What can be done about the digital trust deficit?

What can be done about the digital trust deficit?
broken trust

Data breaches are everywhere. They’ve become so common that, according to a new Imperva research report, more than a quarter of us (27 percent) don’t even bother to change our passwords, even if we know they’ve been compromised.

For many, insecurity has become a default, something we have to live with. The idea that hackers could steal our data, our money, even our identity, is the cost we accept for living in the digital world. If we want to use services such as online banking or social networks, we have no choice but to give our data in exchange.

But the new Imperva ‘No Silver Linings’ Research it suggests that the status quo is actually profoundly unstable. In general, consumer confidence in companies to keep their data safe is at rock bottom. And the longer consumers feel forced to give up their data to organizations they don’t trust to access basic services, the greater their frustration and anger. We are already seeing a significant technological backlash on both sides of the Atlantic, from the American Online Choice and Innovation Act in the US to the Digital Markets Act in Europe. But is the digital trust deficit something that companies can tackle on their own, or are we heading into a new era of much stricter regulation?

Fear and distrust

It’s not hard to see why there’s a growing digital trust deficit when nearly two-thirds of consumers (64 percent) believe they have no choice but to hand over their personal information to use digital services like online banking or e-commerce. Similar numbers (67 percent) say they “have no idea” how many organizations have access to their data, while more than a quarter (26 percent) say it’s “inevitable” that their data will be compromised at some point .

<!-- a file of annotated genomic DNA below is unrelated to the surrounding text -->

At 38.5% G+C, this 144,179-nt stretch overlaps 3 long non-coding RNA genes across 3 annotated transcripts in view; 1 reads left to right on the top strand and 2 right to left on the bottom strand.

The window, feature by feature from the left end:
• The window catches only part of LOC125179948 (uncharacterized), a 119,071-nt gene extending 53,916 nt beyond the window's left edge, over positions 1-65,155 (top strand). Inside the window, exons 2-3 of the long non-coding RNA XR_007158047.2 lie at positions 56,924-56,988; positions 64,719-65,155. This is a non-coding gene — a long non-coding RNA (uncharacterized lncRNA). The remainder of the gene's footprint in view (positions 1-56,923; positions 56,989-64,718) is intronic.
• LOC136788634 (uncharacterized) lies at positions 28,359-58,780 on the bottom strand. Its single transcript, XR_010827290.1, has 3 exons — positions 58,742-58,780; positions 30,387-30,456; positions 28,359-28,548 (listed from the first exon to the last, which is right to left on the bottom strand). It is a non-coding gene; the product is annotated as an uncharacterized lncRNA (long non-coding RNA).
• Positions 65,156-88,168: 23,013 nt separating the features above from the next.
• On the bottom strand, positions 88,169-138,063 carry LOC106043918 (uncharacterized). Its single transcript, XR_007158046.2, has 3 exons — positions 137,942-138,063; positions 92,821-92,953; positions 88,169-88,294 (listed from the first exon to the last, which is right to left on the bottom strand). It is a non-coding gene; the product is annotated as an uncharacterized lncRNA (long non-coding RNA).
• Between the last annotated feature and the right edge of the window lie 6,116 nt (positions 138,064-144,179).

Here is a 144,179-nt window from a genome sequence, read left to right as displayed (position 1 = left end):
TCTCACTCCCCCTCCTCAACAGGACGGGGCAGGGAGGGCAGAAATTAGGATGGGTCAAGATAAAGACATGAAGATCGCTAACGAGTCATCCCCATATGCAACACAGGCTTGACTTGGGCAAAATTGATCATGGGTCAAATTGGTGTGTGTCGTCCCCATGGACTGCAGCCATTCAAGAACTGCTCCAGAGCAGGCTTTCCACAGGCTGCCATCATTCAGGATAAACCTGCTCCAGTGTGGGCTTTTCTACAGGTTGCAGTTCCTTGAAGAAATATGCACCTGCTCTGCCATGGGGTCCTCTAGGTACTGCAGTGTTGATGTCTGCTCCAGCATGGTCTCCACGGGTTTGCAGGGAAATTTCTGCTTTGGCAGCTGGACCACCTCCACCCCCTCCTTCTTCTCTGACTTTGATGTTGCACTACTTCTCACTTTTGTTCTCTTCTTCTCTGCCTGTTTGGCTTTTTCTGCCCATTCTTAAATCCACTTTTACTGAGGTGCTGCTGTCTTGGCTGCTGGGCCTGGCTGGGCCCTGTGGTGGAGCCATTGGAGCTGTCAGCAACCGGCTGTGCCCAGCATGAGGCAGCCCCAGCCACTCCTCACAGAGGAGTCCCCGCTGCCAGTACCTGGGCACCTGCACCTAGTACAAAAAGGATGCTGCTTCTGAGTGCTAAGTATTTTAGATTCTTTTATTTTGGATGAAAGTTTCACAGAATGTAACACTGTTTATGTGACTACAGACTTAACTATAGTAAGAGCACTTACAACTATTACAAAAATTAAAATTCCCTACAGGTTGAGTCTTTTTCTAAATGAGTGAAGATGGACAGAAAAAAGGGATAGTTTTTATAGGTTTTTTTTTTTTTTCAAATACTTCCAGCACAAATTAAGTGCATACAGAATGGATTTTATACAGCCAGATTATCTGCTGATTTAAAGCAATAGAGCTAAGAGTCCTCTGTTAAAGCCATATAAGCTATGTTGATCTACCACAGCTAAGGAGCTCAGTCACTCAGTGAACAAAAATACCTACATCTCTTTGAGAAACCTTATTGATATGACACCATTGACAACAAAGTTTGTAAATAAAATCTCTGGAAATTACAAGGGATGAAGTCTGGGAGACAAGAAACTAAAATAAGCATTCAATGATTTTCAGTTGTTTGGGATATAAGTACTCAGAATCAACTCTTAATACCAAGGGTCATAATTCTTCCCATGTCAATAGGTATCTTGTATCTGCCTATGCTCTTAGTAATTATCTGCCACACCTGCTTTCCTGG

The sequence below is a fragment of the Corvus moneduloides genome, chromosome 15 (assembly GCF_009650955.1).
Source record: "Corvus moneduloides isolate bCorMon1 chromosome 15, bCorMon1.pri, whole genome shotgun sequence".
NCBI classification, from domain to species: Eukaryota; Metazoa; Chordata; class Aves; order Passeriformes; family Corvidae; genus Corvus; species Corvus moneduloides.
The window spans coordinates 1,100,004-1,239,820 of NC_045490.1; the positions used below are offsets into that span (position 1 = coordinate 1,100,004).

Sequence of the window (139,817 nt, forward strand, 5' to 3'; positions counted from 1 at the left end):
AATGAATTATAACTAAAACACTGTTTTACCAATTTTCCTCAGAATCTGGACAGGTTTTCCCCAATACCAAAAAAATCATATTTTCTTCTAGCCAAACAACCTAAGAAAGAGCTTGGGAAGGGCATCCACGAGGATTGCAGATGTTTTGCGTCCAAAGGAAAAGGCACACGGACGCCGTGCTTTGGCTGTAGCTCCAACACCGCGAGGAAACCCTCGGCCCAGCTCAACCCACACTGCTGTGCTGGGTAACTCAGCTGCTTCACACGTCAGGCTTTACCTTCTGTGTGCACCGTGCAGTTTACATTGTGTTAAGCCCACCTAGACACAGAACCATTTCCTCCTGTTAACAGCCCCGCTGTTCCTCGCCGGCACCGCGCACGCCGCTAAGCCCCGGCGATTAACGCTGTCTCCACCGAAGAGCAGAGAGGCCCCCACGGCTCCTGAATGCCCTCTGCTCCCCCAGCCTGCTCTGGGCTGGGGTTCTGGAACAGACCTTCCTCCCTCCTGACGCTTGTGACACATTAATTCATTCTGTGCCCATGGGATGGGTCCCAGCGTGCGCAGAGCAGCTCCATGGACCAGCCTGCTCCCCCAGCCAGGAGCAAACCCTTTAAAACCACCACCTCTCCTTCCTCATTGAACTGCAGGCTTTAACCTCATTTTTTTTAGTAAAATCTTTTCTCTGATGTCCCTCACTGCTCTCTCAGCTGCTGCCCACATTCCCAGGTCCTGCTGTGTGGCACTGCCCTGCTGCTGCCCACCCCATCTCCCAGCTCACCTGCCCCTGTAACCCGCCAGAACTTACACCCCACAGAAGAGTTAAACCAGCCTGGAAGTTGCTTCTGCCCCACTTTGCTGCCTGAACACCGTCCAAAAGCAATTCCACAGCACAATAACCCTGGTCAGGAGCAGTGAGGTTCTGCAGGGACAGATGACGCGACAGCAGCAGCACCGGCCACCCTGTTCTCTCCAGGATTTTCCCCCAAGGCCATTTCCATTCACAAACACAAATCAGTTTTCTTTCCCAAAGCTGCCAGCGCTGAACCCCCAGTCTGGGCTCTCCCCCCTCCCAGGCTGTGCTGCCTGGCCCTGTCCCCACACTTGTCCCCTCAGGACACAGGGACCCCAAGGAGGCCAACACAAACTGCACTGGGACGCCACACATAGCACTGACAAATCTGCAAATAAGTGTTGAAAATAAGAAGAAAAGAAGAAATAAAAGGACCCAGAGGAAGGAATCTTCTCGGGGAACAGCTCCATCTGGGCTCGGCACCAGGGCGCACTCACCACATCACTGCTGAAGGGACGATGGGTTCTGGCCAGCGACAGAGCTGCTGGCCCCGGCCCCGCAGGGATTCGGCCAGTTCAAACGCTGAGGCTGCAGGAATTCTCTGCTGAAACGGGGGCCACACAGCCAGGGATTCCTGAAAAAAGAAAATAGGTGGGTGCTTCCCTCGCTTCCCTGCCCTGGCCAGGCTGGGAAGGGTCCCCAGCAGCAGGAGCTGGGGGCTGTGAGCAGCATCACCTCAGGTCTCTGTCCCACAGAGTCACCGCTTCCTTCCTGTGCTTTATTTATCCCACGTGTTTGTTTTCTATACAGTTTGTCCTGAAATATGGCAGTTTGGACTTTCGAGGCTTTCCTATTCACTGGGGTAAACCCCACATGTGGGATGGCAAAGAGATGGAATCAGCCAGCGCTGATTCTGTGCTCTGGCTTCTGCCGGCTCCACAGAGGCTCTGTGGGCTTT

All of this indicates that people around the world feel they have little or no control over their personal information, and these feelings of powerlessness are fueling growing fear and mistrust. More than two-fifths of citizens (41 percent) say that their faith in the ability of digital service providers to keep their data safe has diminished in the last five years. In the UK in particular, the percentage of people who trust retailers (5 per cent), social media companies (3 per cent) and online gaming platforms (2 per cent) has all but bottomed out.

Additionally, thanks to near-constant stories about breaches and cyberattacks in the news, consumers are much more aware of the risks of exposing their personal data. Some of the biggest fears include money being stolen and never getting it back (58 percent), identity theft (53 percent), or being targeted by sophisticated scams (19 percent).

The Techlash is here

These figures show that, around the world, there is deep concern about how well companies actually protect customer information and fears about how that data can be used against them – concerns that are now starting to translate into legislation.